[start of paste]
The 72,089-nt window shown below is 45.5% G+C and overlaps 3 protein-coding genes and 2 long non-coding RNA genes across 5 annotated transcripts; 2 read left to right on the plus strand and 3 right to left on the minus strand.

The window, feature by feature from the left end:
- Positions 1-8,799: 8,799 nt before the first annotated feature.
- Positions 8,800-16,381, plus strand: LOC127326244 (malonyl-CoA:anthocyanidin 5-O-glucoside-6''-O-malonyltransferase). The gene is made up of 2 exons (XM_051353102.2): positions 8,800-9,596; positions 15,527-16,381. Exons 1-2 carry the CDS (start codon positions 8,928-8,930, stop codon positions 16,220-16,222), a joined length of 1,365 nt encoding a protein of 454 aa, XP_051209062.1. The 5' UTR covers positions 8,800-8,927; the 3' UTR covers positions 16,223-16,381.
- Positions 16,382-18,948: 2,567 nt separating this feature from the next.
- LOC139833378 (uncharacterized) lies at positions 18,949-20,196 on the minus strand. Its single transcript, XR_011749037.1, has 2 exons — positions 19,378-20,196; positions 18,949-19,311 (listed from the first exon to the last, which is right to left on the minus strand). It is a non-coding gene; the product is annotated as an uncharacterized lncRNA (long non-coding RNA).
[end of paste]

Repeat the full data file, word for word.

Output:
The 72,089-nt window shown below is 45.5% G+C and overlaps 3 protein-coding genes and 2 long non-coding RNA genes across 5 annotated transcripts; 2 read left to right on the plus strand and 3 right to left on the minus strand.

The window, feature by feature from the left end:
- Positions 1-8,799: 8,799 nt before the first annotated feature.
- Positions 8,800-16,381, plus strand: LOC127326244 (malonyl-CoA:anthocyanidin 5-O-glucoside-6''-O-malonyltransferase). The gene is made up of 2 exons (XM_051353102.2): positions 8,800-9,596; positions 15,527-16,381. Exons 1-2 carry the CDS (start codon positions 8,928-8,930, stop codon positions 16,220-16,222), a joined length of 1,365 nt encoding a protein of 454 aa, XP_051209062.1. The 5' UTR covers positions 8,800-8,927; the 3' UTR covers positions 16,223-16,381.
- Positions 16,382-18,948: 2,567 nt separating this feature from the next.
- LOC139833378 (uncharacterized) lies at positions 18,949-20,196 on the minus strand. Its single transcript, XR_011749037.1, has 2 exons — positions 19,378-20,196; positions 18,949-19,311 (listed from the first exon to the last, which is right to left on the minus strand). It is a non-coding gene; the product is annotated as an uncharacterized lncRNA (long non-coding RNA).